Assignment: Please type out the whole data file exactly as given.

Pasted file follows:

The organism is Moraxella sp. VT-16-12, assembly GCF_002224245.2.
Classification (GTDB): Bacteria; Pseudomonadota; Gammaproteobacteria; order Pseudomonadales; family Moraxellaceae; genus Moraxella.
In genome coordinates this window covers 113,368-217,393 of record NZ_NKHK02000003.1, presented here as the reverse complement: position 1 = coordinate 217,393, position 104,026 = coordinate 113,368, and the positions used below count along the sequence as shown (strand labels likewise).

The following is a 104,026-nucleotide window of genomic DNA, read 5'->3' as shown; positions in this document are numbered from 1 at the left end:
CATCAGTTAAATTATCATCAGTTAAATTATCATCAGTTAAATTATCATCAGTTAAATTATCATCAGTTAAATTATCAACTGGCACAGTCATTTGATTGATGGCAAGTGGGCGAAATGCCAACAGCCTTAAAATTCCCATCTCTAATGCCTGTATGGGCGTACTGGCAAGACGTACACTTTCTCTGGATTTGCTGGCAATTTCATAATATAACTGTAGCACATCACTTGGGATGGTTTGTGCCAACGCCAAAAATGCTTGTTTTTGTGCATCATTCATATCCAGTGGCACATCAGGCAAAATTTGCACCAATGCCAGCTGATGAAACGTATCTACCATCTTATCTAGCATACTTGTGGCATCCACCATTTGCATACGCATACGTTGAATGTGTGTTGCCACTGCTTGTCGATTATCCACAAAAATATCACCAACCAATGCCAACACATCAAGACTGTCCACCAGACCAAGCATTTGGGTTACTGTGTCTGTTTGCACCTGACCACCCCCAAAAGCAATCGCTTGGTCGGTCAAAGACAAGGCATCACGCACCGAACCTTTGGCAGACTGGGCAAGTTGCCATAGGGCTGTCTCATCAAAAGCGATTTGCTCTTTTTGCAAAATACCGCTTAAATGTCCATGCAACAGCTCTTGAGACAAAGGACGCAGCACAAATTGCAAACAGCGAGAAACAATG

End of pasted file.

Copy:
The organism is Moraxella sp. VT-16-12, assembly GCF_002224245.2.
Classification (GTDB): Bacteria; Pseudomonadota; Gammaproteobacteria; order Pseudomonadales; family Moraxellaceae; genus Moraxella.
In genome coordinates this window covers 113,368-217,393 of record NZ_NKHK02000003.1, presented here as the reverse complement: position 1 = coordinate 217,393, position 104,026 = coordinate 113,368, and the positions used below count along the sequence as shown (strand labels likewise).

The following is a 104,026-nucleotide window of genomic DNA, read 5'->3' as shown; positions in this document are numbered from 1 at the left end:
CATCAGTTAAATTATCATCAGTTAAATTATCATCAGTTAAATTATCATCAGTTAAATTATCATCAGTTAAATTATCAACTGGCACAGTCATTTGATTGATGGCAAGTGGGCGAAATGCCAACAGCCTTAAAATTCCCATCTCTAATGCCTGTATGGGCGTACTGGCAAGACGTACACTTTCTCTGGATTTGCTGGCAATTTCATAATATAACTGTAGCACATCACTTGGGATGGTTTGTGCCAACGCCAAAAATGCTTGTTTTTGTGCATCATTCATATCCAGTGGCACATCAGGCAAAATTTGCACCAATGCCAGCTGATGAAACGTATCTACCATCTTATCTAGCATACTTGTGGCATCCACCATTTGCATACGCATACGTTGAATGTGTGTTGCCACTGCTTGTCGATTATCCACAAAAATATCACCAACCAATGCCAACACATCAAGACTGTCCACCAGACCAAGCATTTGGGTTACTGTGTCTGTTTGCACCTGACCACCCCCAAAAGCAATCGCTTGGTCGGTCAAAGACAAGGCATCACGCACCGAACCTTTGGCAGACTGGGCAAGTTGCCATAGGGCTGTCTCATCAAAAGCGATTTGCTCTTTTTGCAAAATACCGCTTAAATGTCCATGCAACAGCTCTTGAGACAAAGGACGCAGCACAAATTGCAAACAGCGAGAAACAATG